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    • Evaluating Evidence While Researching Your Family Tree - Genealogy Basics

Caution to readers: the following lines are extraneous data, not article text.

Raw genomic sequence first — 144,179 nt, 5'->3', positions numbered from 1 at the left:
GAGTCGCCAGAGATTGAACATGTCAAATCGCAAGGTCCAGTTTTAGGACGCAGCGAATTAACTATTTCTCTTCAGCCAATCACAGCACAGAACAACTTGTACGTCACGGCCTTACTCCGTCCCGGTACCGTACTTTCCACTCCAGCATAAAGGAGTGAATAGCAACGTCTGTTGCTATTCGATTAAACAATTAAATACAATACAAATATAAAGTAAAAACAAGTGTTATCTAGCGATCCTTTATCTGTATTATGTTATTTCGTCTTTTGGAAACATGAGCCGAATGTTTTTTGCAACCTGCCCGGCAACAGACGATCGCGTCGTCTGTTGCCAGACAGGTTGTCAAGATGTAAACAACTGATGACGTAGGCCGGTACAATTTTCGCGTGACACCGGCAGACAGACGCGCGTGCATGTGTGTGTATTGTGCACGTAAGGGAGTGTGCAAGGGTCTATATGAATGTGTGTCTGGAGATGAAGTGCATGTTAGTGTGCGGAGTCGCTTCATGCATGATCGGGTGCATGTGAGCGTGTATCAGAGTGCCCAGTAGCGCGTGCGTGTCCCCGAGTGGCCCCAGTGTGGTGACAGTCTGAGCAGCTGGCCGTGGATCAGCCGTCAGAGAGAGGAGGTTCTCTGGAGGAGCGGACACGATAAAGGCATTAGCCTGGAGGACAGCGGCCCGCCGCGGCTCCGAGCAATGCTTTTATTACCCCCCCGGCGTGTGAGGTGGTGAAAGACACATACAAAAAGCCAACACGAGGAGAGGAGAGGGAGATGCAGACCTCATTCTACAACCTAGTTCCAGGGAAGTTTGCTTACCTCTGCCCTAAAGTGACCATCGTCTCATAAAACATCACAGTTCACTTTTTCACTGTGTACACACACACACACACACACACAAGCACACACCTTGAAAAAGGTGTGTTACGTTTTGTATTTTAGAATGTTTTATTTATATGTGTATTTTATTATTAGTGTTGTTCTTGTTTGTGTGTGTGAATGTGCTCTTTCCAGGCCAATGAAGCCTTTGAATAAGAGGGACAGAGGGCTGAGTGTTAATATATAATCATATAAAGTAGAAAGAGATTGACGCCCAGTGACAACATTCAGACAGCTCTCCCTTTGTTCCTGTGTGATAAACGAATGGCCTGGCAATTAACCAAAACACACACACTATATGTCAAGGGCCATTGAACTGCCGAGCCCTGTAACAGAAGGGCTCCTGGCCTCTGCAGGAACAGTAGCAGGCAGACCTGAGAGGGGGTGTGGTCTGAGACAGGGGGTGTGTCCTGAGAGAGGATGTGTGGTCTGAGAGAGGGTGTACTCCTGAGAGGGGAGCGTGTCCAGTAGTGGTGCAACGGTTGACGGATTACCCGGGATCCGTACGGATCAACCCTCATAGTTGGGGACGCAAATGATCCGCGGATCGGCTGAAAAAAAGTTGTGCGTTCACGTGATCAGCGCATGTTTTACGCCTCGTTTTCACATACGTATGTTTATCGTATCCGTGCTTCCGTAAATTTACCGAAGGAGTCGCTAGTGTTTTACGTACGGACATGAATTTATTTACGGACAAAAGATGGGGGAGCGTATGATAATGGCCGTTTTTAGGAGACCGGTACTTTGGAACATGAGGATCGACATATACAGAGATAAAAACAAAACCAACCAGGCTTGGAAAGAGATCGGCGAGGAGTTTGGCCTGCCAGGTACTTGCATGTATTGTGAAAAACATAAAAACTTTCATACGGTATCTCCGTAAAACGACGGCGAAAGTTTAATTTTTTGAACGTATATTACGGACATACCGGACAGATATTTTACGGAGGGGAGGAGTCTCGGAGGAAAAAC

Have you found yourself asking, "how do I know this document is about my ancestor?" Or, "how reliable is this genealogy source?" If you have, then you are evaluating evidence in your genealogy research. Learn some fundamental genealogy principles that can help you climb your family tree with confidence. Why do genealogists gather evidence? While doing genealogy research, you gather clues. As you gather those clues together, you create a pile of evidence about an ancestor. Hopefully, you'll gather so much evidence that if you saw your ancestor walking down the street, you'd be able to pick them out. In the above video, I show you how to evaluate your own genealogy sources confidently by featuring the death certificate for Henry J. Geiszler. Click on this link to watch. What are sources in genealogy? In genealogy, a source can be anything that provides you information about your ancestor. They can be: interviews (written transcripts, audio clippings, video files) letters diaries family bibles government documents church documents military records passenger lists and more For genealogy source ideas, be sure you download my free Brick Wall Busting Guide, which includes an exhaustive list of US genealogy record types. The most essential detail on a genealogy source is the information it provides about your ancestor. If you're not sure if the record does relate to your ancestor, read this blog post as well as the rest of this article. Questions to Ask About Genealogy Sources When you're looking at your sources, you're trying to ask a couple of things. What is it? Why was it created? Where is the source kept? Bonus Question: Did I save it? You need to understand the type of source you're looking at. What media form are you reviewing: book, digital images, photocopies, loose documents, or audio files. You want to understand the caretake for the resource. How was the record preserved? Is the record part of a series of documents that may contain further information about the family? Are there any other records that are usually associated with the collection? Where are other associated sources located? Before you continue evaluating your record, be sure to save a link to any of your digital discoveries to a family tree. That way, you can always get back to your source when you need it again. Another pro genealogy tip: Review the collection information. FamilySearch, Ancestry, MyHeritage, and other record collection providers share information about creating the collection. Be sure you read that information to help you answer the questions above. What Information Does a Genealogy Source Provide? Genealogy sources can provide a lot of details. These details can be provided by someone who witnessed the event or by someone who compiled information about the event later. In a Tax Record, you can know information about your ancestor's property and how much taxes he or she paid. Typically US tax records were created by county assessors and collectors. They witnessed the property your ancestor owned or the taxes they paid. In a death record, a lot of information is provided by several sources. When an informant is named, they may provide biographical information. When the attending physician was specified, they provided information about the deceased cause and time of death. If an undertaker was identified, they provided the date and place the individual was buried. In some cases, these individuals had first-hand knowledge of the recorded details. In other cases, they are providing second-hand information. The BCG Genealogical Standards Manual provides guidelines on determining the reliability of the information on each relevant genealogy source. Questions to Ask About Informants on Genealogy Records In many genealogy records, it's unclear who provided the information to the document creator. Census records before 1940 fall into this category. If you can determine who provided the information on a record, you should ask the following questions: Would the informant have witnessed all of the recorded information? Would the informant have any reason to lie? When are they recording the information they provided? Why did they not include information? Why did they give the details rather than allow another person? ↪️ Are you new to genealogy? Grab your copy of this FREE Beginner Guide: How Genealogy Sources Answer Research Questions Experienced genealogists rely on quality research questions for success in climbing their family tree. With their questions in mind, they review the information on a genealogical document or source material and determine how it answers their query. Information from a genealogy resource can answer questions: directly indirectly negatively Direct Genealogy Evidence For genealogy information to be direct evidence, it must answer a question without any ambiguity. The answer may rely on one quality genealogy resource. If a question is, "Who is Henry Geiszler?" direct evidence will provide the full name (i.e., Magdalena Hoppe). Indirect Genealogy Evidence Indirect evidence requires you to make an educated judgment based on available information. Suppose a question is, "What is Henry Geiszler?". In that case, you can indirectly answer the problem with a death date and the age at death in months, days, and years using a birthdate calculator. Negative Genealogy Evidence Think of negative evidence as an absence of evidence, not that the evidence disproves other information. This category of evidence is extremely confusing. On the basic level, one could say it includes the following example. For instance, a death record does not have the name of the deceased's parents. The lack of information is negative evidence, particularly if the informant should have known the parents' names. It could also include searching for a man in tax records. When they stop appearing in these records beginning at a specific date, then you have negative evidence. You can then use that negative evidence to suggest they died, aged out of paying taxes, or moved. To keep it simple, focus on negative evidence being the lack of information you would expect to have found. Which Type of Genealogy Evidence is Best? That is a trick question. You have to determine which evidence provides the correct answer. A woman might directly state that her parents are Frank and Lola Shelley on her marriage record and the parents might be listed as unknown on all other records for this ancestor and their siblings. Why wouldn't the other siblings name their parents given the opportunity? It could be that they were unknown. And it could be that the child who did name her parents might have falsified their names in order to marry into her groom's family. In genealogy, we would typically throw out such a theory, unless we have enough evidence that proves it is accurate. However, the point is that genealogy records are not infallible. Proceed with caution and don't stop your research because there is the possibility that every record contains errors. Instead, be open to the possibility that you'll stumble upon inaccurate details from time to time. Three Quick Questions to Ask Each Time You Review a Genealogy Source: To sum up, I like to keep things simple so that I'll remember them. You can do the same each time you review a genealogy document. Ask yourself: What kind of source am I looking at? What type of information is on it? How reliable is the data? Continue Learning About Evaluating Genealogy Records If you want to learn more about evaluating evidence, then I think you'll enjoy the following tips and training. How to Evaluate a Find A Grave Memorial How to Evaluate FamilySearch Hints How to Evaluate a Death Record for an Ancestor Evaluating a Family Story for Accuracy 5 Questions Genealogists Need to Ask (Family Tree Magazine) Evaluating Genealogy Evidence (Legacy Tree Genealogists) Understanding Genealogy Sources Links to images featured in this video: Diary on Hathitrust Bible on FamilySearch Catholic Confirmation Record on Findmypast Military Draft Record on Ancestry Passenger List on Ancestry